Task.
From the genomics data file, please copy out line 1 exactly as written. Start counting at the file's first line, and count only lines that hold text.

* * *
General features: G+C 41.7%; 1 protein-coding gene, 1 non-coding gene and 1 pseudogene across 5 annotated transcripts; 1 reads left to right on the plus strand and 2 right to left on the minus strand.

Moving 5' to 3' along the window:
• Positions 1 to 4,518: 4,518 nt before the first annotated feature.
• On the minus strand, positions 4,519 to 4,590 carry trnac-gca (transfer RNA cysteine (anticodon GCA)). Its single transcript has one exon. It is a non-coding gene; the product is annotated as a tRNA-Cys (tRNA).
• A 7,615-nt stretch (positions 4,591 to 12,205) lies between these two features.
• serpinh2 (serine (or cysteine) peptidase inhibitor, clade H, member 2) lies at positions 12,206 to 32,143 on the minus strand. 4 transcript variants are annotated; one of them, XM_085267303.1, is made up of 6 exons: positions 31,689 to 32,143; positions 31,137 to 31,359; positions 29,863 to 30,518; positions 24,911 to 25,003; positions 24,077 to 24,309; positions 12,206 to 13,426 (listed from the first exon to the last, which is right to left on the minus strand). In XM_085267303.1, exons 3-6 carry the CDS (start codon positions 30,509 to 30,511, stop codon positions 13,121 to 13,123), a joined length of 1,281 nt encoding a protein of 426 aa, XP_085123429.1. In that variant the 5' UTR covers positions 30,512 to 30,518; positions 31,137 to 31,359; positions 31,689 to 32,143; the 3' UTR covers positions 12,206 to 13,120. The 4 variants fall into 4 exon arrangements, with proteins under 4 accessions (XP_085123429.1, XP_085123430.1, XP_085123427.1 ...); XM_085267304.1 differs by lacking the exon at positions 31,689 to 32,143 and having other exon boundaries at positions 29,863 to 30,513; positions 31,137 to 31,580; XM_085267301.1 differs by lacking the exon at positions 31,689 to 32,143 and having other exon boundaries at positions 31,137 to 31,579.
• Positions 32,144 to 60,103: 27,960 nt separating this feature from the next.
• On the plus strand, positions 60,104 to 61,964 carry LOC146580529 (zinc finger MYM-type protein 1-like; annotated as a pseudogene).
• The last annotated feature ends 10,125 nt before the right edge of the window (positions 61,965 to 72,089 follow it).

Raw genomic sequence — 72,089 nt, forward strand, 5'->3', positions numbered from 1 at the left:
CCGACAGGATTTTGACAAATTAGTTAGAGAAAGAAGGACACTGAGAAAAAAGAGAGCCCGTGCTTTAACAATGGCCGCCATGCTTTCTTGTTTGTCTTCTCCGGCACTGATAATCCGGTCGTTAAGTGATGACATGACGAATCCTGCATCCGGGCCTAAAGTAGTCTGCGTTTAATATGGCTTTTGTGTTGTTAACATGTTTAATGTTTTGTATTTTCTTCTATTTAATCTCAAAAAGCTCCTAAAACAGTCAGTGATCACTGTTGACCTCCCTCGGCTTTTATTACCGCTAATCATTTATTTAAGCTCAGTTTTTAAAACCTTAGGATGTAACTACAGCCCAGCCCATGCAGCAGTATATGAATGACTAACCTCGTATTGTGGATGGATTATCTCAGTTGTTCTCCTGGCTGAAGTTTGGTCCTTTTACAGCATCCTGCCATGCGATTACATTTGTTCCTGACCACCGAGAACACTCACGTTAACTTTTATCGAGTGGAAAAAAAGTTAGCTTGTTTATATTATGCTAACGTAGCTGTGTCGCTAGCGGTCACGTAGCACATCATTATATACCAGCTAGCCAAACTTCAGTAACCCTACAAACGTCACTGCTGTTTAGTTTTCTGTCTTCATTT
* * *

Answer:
General features: G+C 41.7%; 1 protein-coding gene, 1 non-coding gene and 1 pseudogene across 5 annotated transcripts; 1 reads left to right on the plus strand and 2 right to left on the minus strand.